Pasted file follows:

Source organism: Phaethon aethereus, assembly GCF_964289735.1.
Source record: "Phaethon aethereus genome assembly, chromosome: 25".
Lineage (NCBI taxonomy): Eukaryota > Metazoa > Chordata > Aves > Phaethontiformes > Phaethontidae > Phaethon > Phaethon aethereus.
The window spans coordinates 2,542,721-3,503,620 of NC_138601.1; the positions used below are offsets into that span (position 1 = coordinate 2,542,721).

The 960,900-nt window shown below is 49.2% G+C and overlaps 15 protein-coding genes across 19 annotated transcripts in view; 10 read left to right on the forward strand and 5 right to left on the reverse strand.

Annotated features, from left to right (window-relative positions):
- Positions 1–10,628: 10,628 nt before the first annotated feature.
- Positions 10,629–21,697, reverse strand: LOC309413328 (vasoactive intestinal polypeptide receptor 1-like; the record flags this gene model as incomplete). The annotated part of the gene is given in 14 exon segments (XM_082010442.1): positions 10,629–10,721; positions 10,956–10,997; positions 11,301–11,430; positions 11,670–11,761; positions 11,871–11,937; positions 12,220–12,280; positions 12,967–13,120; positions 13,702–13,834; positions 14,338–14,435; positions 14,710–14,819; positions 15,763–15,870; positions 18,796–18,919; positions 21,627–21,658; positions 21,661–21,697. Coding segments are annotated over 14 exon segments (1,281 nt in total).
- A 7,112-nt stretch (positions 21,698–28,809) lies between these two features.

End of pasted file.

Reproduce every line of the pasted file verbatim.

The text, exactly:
Source organism: Phaethon aethereus, assembly GCF_964289735.1.
Source record: "Phaethon aethereus genome assembly, chromosome: 25".
Lineage (NCBI taxonomy): Eukaryota > Metazoa > Chordata > Aves > Phaethontiformes > Phaethontidae > Phaethon > Phaethon aethereus.
The window spans coordinates 2,542,721-3,503,620 of NC_138601.1; the positions used below are offsets into that span (position 1 = coordinate 2,542,721).

The 960,900-nt window shown below is 49.2% G+C and overlaps 15 protein-coding genes across 19 annotated transcripts in view; 10 read left to right on the forward strand and 5 right to left on the reverse strand.

Annotated features, from left to right (window-relative positions):
- Positions 1–10,628: 10,628 nt before the first annotated feature.
- Positions 10,629–21,697, reverse strand: LOC309413328 (vasoactive intestinal polypeptide receptor 1-like; the record flags this gene model as incomplete). The annotated part of the gene is given in 14 exon segments (XM_082010442.1): positions 10,629–10,721; positions 10,956–10,997; positions 11,301–11,430; positions 11,670–11,761; positions 11,871–11,937; positions 12,220–12,280; positions 12,967–13,120; positions 13,702–13,834; positions 14,338–14,435; positions 14,710–14,819; positions 15,763–15,870; positions 18,796–18,919; positions 21,627–21,658; positions 21,661–21,697. Coding segments are annotated over 14 exon segments (1,281 nt in total).
- A 7,112-nt stretch (positions 21,698–28,809) lies between these two features.